The main limitation of the present work is the sample size. Nevertheless, the fact that alopecia universalis is the rarest and most severe form of alopecia areata reinforces our findings.

In conclusion, IFN-g seems to be a useful indicator of the activity of AU and that it may play an important role in the development of this disease. Further investigations are required to clarify the pathogenic role and clinical significance of IFN-g, and these findings may provide important clues to assist in the development of new therapeutic strategies for patients with AU.

 

Statement of Human and Animal Rights

All procedures followed were in accordance with the ethical standards of the responsible committee on human experimentation (institutional and national) and with the Helsinki Declaration of 1975, as revised in 2008.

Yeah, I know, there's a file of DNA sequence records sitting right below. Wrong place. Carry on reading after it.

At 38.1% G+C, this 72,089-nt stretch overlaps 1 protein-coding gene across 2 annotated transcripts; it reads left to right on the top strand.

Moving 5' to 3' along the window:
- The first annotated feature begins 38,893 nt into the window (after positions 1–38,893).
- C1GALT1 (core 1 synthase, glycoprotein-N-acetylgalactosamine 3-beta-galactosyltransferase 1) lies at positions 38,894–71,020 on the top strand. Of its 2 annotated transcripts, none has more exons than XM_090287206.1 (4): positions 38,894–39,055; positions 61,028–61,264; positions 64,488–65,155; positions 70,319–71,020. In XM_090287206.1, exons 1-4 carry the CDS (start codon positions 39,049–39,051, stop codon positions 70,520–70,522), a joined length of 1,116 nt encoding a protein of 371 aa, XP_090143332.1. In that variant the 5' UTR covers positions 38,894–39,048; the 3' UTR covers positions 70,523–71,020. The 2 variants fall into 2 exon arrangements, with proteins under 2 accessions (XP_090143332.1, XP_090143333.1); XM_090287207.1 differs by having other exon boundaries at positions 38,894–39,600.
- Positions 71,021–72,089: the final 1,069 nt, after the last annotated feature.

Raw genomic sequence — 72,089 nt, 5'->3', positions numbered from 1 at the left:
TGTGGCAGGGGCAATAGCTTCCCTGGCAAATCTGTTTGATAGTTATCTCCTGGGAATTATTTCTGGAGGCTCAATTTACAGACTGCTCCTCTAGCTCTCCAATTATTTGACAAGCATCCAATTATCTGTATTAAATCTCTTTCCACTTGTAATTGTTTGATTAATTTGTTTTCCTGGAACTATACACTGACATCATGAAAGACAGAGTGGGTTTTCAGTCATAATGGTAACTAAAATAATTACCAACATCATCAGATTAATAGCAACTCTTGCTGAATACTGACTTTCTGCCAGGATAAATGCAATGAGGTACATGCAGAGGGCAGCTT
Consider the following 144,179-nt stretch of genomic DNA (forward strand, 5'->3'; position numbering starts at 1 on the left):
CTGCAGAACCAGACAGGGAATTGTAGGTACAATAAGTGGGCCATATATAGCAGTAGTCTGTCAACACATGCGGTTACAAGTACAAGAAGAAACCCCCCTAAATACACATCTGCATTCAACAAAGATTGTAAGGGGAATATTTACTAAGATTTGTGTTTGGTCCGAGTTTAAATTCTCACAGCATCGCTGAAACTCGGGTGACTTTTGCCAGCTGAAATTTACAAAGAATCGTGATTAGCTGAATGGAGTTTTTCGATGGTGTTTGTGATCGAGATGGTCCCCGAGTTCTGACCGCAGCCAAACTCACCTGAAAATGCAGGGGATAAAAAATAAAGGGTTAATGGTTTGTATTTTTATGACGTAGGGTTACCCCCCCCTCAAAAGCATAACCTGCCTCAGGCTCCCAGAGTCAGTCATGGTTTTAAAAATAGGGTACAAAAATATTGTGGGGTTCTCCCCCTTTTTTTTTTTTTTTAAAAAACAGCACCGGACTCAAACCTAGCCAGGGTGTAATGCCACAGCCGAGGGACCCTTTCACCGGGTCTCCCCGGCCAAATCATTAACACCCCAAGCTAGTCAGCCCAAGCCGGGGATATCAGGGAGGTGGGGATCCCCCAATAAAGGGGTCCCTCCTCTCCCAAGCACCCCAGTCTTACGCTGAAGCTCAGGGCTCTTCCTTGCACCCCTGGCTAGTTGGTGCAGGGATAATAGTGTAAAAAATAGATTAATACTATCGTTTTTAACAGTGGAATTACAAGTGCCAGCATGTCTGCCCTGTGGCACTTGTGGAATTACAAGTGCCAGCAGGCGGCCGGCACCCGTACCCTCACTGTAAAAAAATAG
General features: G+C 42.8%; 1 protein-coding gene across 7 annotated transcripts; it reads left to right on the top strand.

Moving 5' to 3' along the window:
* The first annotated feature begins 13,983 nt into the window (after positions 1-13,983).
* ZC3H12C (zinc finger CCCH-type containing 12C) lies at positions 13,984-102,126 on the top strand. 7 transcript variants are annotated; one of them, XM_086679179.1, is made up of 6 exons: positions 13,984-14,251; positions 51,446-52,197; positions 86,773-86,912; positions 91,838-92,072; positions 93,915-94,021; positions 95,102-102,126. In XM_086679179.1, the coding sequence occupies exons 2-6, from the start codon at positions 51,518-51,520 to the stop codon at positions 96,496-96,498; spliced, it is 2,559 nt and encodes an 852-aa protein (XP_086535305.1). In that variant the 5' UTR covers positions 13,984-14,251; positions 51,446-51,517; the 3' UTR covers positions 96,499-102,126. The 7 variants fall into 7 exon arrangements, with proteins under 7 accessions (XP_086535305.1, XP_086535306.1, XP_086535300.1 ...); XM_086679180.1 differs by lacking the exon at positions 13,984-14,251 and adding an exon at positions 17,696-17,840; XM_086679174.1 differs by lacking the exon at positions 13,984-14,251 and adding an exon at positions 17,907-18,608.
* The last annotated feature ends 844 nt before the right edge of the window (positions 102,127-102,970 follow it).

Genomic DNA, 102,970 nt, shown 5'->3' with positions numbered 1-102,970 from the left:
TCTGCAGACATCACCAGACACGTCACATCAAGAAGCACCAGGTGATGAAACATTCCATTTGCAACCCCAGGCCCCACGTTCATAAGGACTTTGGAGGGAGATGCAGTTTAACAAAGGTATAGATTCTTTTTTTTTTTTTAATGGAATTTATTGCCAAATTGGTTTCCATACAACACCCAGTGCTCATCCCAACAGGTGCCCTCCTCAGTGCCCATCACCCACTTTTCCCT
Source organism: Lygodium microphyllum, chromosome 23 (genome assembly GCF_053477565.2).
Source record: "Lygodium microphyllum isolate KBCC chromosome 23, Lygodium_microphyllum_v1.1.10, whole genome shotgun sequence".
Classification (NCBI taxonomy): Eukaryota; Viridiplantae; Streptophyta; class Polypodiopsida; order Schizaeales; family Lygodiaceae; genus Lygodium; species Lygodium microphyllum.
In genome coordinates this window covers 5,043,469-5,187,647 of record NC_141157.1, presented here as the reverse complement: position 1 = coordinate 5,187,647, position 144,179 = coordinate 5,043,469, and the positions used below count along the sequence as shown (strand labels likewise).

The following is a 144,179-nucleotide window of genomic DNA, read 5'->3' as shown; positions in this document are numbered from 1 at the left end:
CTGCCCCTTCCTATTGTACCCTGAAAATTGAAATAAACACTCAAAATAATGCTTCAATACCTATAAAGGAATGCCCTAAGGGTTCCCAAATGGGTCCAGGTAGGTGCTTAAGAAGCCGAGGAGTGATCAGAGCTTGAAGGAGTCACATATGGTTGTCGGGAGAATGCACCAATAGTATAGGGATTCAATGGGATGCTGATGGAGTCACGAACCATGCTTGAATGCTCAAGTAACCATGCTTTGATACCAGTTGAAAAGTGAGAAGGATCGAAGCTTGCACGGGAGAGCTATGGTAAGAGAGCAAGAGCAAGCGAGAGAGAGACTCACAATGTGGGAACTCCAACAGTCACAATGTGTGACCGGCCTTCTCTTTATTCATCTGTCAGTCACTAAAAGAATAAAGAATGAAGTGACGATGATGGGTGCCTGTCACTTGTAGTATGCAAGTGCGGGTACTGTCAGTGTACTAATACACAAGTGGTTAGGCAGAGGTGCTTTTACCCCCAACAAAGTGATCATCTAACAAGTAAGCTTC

Statement of Informed Consent

Informed consent was obtained from all patients for being included in the study.

REFERENCES

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2. Alexis AF, Dudda-Subramanya R, Sinha A. Alopecia areata:Autoimmune basis of hair loss. Eur J Dermatol. 2004;14:364-70.

3. Ito T Tokura Y. The role of cytokines and chemokines in the T-cell-mediated autoimmune process in alopecia areata. Exp Dermatol. 2014;23:787-91.

4. Bodemer C, Peuchmaur M, Fraitag S, Chatenoud L, Brousse N, De Prost Y. Role of cytotoxic T cells in chronic alopecia areata. J Invest Dermatol. 2000;114:112-6.

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6. Ryu S, Lee Y, Hyun Y M, Choi SY, Jeong KH, Park YM, et al. Mycophenolate antagonizes IFN-g- induced catagen-like changes via beta-catenin activation in human dermal papilla cells and hair follicles. Int J Mol Sci, 2014;15:16800-15.

7. Gregoriou S, Papafragkaki D, Kontochristopoulos G, Rallis E, Kalogeromitros D, Rigopoulos D. Cytokines and other mediators in alopecia areata. Mediators Inflamm. 2010;2010:928030.